This is the dawning of the Age of Consumer-Driven Health, the tipping point of which has been passed. The data point for this assertion comes from the National Business Group on Health‘s annual 2016 Large Employers’ Health Plan Design Survey. The tagline, “reducing costs while looking to the future,” suggests some of the underlying tactics employers will use to manage their financial burden of providing health insurance to workers.
That burden will continue to shift to employees and their dependents in the form of greater cost-sharing: for premiums, co-pays and co-insurance, and the hallmark of consumer-driven health plans (CDHPs): high(er) deductibles.
The most popular tools employers will use to bolster consumer-like behavior among employees will be self-service decision-support tools, price transparency for medical services, medical decision support and second opinion services, and employer-advocacy tools (such as for claims assistance). A growing service will be high-touch health concierge services, being adopted by over one-fourth of large employers.
The intention of providing these tools is to empower workers to take on that consumer hat, stretch consumer muscles so people learn to “shop” for health care — compare providers by price, quality, and other metrics available through the transparency tools (like Castlight Health and Clear Health Costs, for example), advocacy tools and concierge services (such as those served up by Accolade and Health Advocate), and self-service decision-support tools which are proliferating on health plans’ websites, as well as private-labelled sites that employers are bringing into their private employee benefit intranet portals.
Large companies will also work to restrain costs on the supply side: 8 in 10 large employers will use Centers of Excellence to direct employees for specific services such as intricate surgical procedures such as transplants and bariatric surgery, and cardiovascular and cancer treatments. The rationale under this comes from another data point in NBGH’s survey, blaming “high cost claimants” as the #1 cost drive of rising health care costs. The second culprit among health care cost drivers is seen to be specialty drugs, named by 70% of large employers as a Top-3 cause of rising health care costs.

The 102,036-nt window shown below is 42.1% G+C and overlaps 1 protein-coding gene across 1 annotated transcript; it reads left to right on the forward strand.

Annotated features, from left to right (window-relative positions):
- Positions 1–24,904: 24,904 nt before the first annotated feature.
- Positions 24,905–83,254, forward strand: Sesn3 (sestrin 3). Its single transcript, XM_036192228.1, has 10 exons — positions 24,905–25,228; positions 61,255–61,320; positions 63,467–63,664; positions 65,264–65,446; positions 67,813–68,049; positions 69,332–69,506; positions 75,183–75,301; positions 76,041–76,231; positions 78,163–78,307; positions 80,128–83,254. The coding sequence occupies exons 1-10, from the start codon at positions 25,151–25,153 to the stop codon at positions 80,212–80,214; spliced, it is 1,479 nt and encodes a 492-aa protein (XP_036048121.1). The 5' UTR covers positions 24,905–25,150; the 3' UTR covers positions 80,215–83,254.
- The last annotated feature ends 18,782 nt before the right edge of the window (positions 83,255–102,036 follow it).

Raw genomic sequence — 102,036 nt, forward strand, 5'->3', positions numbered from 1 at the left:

Thus, the third chart focusing on strategies employers will take to control specialty drug costs shows dramatic uptake of the use of specialty pharmacies as well as implementing prior authorization for high-cost drugs in the benefit.
While specialty drugs are seen as cost-driving (upward trending), employers are welcoming the advent of telehealth in large numbers. NBGH finds that 74% of big companies will be providing employees and families with telehealth options, either through one or more health plans (52%) or via direct contract with a provider or vendor (22%). In 2015, 48% of employers extended telehealth options to employees living in states where the option was legal: thus, the number of large employees providing telehealth as an employee benefit grew is expected to grow over 50% from 2015 to 2016.
Health Populi’s Hot Points: Looking to the future, it appears that large employers plan to continue to sponsor health insurance at the workplace, as long as consumer-directed health plans can rationalize costs and spread risks to employees. The question remains whether employees and dependents will take on the habits of consumers who figure out how to shop for health care and use their health benefits effectively — the high-deductible plan, the health savings account, concierge and second opinion services, and other proliferating niche benefit areas for assisting children on the autism spectrum, couples dealing with fertility, and sleep challenges.
The last bar chart shows the top employer priorities for changing employee behaviors; #1 is driving consumer engagement in decision-making, closely followed by increasing physical activity and managing weight. The last two go hand-in-hand, and suggest a biometric outcome for 2016 and beyond will be the measurement of BMI going beyond smoking cessation which has been a prominent goal for wellness programs in the first half of the 2010s.
The consumer engagement in health will be the Holy Grail for employers looking to drive patient activation with the end-goal of lowering overall health care costs.